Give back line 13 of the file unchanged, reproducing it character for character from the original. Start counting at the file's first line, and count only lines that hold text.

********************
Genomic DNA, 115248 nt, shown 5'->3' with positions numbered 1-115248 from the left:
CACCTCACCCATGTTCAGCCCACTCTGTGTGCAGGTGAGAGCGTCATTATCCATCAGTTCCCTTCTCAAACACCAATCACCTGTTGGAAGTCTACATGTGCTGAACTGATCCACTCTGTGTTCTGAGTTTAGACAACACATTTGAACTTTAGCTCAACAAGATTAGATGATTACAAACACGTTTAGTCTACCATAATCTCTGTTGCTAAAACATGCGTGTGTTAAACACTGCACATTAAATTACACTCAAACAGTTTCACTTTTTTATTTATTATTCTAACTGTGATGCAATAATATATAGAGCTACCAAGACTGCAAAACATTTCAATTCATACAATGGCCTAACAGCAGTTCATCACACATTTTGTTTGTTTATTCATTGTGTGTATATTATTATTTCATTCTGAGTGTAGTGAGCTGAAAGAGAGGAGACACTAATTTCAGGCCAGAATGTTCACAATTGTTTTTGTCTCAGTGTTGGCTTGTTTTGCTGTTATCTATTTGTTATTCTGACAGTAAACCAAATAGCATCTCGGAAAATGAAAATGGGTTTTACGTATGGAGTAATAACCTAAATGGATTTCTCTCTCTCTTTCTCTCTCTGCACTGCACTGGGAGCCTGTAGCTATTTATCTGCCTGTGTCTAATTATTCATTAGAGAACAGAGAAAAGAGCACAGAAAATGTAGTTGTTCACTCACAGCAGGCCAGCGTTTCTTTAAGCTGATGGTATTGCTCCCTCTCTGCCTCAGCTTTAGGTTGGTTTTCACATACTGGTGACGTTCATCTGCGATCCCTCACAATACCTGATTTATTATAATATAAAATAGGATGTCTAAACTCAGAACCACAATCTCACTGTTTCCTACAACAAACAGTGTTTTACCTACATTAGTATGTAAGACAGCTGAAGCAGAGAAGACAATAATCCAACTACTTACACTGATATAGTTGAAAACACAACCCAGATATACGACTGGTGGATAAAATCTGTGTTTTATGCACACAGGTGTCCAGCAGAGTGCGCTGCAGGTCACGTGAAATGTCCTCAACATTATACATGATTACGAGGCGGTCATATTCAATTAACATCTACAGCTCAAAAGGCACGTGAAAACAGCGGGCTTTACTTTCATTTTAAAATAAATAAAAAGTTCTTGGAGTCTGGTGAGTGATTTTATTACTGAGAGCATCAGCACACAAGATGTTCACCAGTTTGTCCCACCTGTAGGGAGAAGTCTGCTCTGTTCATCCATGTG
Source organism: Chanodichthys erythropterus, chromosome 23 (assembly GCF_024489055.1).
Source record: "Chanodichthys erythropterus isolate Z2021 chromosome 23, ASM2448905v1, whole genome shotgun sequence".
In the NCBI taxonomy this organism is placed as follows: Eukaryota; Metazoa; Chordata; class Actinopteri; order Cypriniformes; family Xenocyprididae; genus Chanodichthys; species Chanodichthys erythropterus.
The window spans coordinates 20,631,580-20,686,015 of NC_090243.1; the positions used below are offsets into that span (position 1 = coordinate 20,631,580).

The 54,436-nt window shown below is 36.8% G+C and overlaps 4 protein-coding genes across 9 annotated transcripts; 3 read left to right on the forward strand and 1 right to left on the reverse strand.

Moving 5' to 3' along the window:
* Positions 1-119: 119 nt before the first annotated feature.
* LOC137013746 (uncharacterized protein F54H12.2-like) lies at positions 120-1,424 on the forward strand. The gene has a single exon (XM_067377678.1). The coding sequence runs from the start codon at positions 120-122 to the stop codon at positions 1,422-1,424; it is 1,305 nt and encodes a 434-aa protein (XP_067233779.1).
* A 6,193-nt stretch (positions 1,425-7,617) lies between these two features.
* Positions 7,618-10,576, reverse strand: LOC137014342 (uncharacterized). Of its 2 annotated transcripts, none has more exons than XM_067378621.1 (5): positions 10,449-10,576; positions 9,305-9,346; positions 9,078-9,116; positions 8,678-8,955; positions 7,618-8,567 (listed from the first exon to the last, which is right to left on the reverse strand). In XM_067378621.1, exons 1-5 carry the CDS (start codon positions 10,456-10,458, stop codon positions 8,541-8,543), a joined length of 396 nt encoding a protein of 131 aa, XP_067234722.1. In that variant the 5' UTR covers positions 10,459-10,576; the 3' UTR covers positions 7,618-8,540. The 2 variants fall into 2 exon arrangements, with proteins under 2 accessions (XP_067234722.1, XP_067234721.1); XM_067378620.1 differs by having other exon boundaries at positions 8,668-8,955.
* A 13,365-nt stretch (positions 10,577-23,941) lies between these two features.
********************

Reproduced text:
* A 13,365-nt stretch (positions 10,577-23,941) lies between these two features.